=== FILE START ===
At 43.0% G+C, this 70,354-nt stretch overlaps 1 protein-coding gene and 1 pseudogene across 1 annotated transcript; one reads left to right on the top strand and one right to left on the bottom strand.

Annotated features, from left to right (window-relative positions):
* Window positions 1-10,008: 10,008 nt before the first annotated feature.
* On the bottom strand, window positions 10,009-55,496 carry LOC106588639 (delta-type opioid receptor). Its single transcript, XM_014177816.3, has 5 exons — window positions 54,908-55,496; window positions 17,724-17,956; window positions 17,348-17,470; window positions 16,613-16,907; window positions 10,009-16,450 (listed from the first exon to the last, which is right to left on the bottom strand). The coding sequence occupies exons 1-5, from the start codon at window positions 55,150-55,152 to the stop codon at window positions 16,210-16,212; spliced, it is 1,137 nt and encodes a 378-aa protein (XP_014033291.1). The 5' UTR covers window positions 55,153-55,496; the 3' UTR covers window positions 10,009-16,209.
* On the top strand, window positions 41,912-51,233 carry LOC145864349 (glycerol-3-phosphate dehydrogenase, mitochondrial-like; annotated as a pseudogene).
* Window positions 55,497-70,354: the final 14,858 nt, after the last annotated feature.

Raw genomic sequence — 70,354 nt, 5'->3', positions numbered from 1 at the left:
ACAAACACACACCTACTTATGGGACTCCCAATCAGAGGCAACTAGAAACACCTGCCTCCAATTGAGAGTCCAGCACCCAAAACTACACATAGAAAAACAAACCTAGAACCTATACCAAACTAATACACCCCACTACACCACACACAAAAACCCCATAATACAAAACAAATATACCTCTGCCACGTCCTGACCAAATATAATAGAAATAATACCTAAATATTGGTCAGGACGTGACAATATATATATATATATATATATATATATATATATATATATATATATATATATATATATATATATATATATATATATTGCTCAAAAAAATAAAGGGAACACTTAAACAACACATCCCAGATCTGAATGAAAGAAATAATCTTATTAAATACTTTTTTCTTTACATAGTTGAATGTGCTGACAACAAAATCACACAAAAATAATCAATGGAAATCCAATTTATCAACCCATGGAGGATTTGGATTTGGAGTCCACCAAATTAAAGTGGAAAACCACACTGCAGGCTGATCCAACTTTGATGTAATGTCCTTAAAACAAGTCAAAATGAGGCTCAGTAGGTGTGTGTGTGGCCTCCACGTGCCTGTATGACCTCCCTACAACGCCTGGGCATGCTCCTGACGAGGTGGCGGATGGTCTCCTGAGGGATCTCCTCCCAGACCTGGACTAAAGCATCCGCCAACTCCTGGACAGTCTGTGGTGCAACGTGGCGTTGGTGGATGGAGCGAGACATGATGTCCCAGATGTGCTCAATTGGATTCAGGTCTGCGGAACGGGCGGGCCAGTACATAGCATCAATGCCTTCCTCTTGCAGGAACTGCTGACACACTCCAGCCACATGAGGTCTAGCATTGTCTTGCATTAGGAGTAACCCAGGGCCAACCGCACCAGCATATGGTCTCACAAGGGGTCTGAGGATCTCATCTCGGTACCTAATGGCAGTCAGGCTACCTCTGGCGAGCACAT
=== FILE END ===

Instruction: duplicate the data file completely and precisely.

At 43.0% G+C, this 70,354-nt stretch overlaps 1 protein-coding gene and 1 pseudogene across 1 annotated transcript; one reads left to right on the top strand and one right to left on the bottom strand.

Annotated features, from left to right (window-relative positions):
* Window positions 1-10,008: 10,008 nt before the first annotated feature.
* On the bottom strand, window positions 10,009-55,496 carry LOC106588639 (delta-type opioid receptor). Its single transcript, XM_014177816.3, has 5 exons — window positions 54,908-55,496; window positions 17,724-17,956; window positions 17,348-17,470; window positions 16,613-16,907; window positions 10,009-16,450 (listed from the first exon to the last, which is right to left on the bottom strand). The coding sequence occupies exons 1-5, from the start codon at window positions 55,150-55,152 to the stop codon at window positions 16,210-16,212; spliced, it is 1,137 nt and encodes a 378-aa protein (XP_014033291.1). The 5' UTR covers window positions 55,153-55,496; the 3' UTR covers window positions 10,009-16,209.
* On the top strand, window positions 41,912-51,233 carry LOC145864349 (glycerol-3-phosphate dehydrogenase, mitochondrial-like; annotated as a pseudogene).
* Window positions 55,497-70,354: the final 14,858 nt, after the last annotated feature.

Raw genomic sequence — 70,354 nt, 5'->3', positions numbered from 1 at the left:
ACAAACACACACCTACTTATGGGACTCCCAATCAGAGGCAACTAGAAACACCTGCCTCCAATTGAGAGTCCAGCACCCAAAACTACACATAGAAAAACAAACCTAGAACCTATACCAAACTAATACACCCCACTACACCACACACAAAAACCCCATAATACAAAACAAATATACCTCTGCCACGTCCTGACCAAATATAATAGAAATAATACCTAAATATTGGTCAGGACGTGACAATATATATATATATATATATATATATATATATATATATATATATATATATATATATATATATATATATATATATATTGCTCAAAAAAATAAAGGGAACACTTAAACAACACATCCCAGATCTGAATGAAAGAAATAATCTTATTAAATACTTTTTTCTTTACATAGTTGAATGTGCTGACAACAAAATCACACAAAAATAATCAATGGAAATCCAATTTATCAACCCATGGAGGATTTGGATTTGGAGTCCACCAAATTAAAGTGGAAAACCACACTGCAGGCTGATCCAACTTTGATGTAATGTCCTTAAAACAAGTCAAAATGAGGCTCAGTAGGTGTGTGTGTGGCCTCCACGTGCCTGTATGACCTCCCTACAACGCCTGGGCATGCTCCTGACGAGGTGGCGGATGGTCTCCTGAGGGATCTCCTCCCAGACCTGGACTAAAGCATCCGCCAACTCCTGGACAGTCTGTGGTGCAACGTGGCGTTGGTGGATGGAGCGAGACATGATGTCCCAGATGTGCTCAATTGGATTCAGGTCTGCGGAACGGGCGGGCCAGTACATAGCATCAATGCCTTCCTCTTGCAGGAACTGCTGACACACTCCAGCCACATGAGGTCTAGCATTGTCTTGCATTAGGAGTAACCCAGGGCCAACCGCACCAGCATATGGTCTCACAAGGGGTCTGAGGATCTCATCTCGGTACCTAATGGCAGTCAGGCTACCTCTGGCGAGCACAT